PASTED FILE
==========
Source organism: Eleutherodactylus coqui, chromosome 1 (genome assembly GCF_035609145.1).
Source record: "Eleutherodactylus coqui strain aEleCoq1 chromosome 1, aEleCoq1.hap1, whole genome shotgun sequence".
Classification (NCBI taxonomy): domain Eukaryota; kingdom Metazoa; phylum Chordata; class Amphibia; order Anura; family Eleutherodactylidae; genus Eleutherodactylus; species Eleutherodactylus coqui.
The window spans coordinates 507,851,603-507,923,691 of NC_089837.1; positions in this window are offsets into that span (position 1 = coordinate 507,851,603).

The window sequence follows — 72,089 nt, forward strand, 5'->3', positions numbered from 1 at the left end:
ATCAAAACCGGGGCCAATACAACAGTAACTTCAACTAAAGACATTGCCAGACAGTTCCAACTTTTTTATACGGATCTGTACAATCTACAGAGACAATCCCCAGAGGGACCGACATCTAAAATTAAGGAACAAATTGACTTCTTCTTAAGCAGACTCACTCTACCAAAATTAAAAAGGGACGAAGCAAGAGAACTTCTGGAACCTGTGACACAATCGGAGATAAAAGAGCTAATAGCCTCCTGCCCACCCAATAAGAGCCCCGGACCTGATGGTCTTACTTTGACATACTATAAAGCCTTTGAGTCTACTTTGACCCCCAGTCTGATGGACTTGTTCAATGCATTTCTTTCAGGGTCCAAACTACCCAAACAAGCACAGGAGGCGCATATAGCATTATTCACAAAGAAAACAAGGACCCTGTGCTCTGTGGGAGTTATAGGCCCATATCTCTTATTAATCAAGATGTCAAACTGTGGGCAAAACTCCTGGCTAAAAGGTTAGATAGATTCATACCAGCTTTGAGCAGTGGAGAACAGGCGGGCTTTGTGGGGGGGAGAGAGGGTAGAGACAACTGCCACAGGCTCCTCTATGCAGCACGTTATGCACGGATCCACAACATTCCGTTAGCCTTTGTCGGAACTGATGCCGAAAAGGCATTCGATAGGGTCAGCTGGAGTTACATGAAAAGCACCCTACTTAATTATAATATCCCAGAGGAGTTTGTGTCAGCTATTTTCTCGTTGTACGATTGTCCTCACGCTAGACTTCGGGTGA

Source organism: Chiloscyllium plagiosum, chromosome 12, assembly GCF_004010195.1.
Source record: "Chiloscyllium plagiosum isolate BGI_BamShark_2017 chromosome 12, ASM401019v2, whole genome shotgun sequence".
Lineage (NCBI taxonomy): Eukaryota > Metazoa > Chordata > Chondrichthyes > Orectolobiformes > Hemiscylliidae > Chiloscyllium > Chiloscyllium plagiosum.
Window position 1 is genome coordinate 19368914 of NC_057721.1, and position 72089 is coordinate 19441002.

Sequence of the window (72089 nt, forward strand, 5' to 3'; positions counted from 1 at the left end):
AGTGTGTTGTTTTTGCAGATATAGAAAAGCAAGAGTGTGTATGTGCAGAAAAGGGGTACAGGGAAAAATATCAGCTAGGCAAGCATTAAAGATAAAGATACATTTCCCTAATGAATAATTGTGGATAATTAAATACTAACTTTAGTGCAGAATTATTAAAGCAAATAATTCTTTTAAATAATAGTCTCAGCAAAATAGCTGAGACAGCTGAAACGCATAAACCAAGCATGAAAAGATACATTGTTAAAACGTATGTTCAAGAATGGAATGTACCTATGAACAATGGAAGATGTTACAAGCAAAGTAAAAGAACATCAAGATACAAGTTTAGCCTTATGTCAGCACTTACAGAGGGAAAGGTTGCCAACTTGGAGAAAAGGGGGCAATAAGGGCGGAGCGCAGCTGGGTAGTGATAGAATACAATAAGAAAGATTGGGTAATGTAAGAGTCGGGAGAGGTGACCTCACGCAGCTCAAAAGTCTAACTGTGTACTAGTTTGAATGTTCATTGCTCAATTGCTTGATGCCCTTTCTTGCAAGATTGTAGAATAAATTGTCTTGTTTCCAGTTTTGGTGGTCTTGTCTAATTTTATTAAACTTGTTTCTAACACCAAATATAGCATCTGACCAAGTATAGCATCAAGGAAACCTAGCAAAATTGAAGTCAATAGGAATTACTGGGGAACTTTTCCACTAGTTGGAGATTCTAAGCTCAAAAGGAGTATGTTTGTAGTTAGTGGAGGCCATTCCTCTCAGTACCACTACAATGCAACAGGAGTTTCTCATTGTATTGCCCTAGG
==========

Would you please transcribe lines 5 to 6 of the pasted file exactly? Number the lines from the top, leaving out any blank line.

The window sequence follows — 72,089 nt, forward strand, 5'->3', positions numbered from 1 at the left end:
ATCAAAACCGGGGCCAATACAACAGTAACTTCAACTAAAGACATTGCCAGACAGTTCCAACTTTTTTATACGGATCTGTACAATCTACAGAGACAATCCCCAGAGGGACCGACATCTAAAATTAAGGAACAAATTGACTTCTTCTTAAGCAGACTCACTCTACCAAAATTAAAAAGGGACGAAGCAAGAGAACTTCTGGAACCTGTGACACAATCGGAGATAAAAGAGCTAATAGCCTCCTGCCCACCCAATAAGAGCCCCGGACCTGATGGTCTTACTTTGACATACTATAAAGCCTTTGAGTCTACTTTGACCCCCAGTCTGATGGACTTGTTCAATGCATTTCTTTCAGGGTCCAAACTACCCAAACAAGCACAGGAGGCGCATATAGCATTATTCACAAAGAAAACAAGGACCCTGTGCTCTGTGGGAGTTATAGGCCCATATCTCTTATTAATCAAGATGTCAAACTGTGGGCAAAACTCCTGGCTAAAAGGTTAGATAGATTCATACCAGCTTTGAGCAGTGGAGAACAGGCGGGCTTTGTGGGGGGGAGAGAGGGTAGAGACAACTGCCACAGGCTCCTCTATGCAGCACGTTATGCACGGATCCACAACATTCCGTTAGCCTTTGTCGGAACTGATGCCGAAAAGGCATTCGATAGGGTCAGCTGGAGTTACATGAAAAGCACCCTACTTAATTATAATATCCCAGAGGAGTTTGTGTCAGCTATTTTCTCGTTGTACGATTGTCCTCACGCTAGACTTCGGGTGA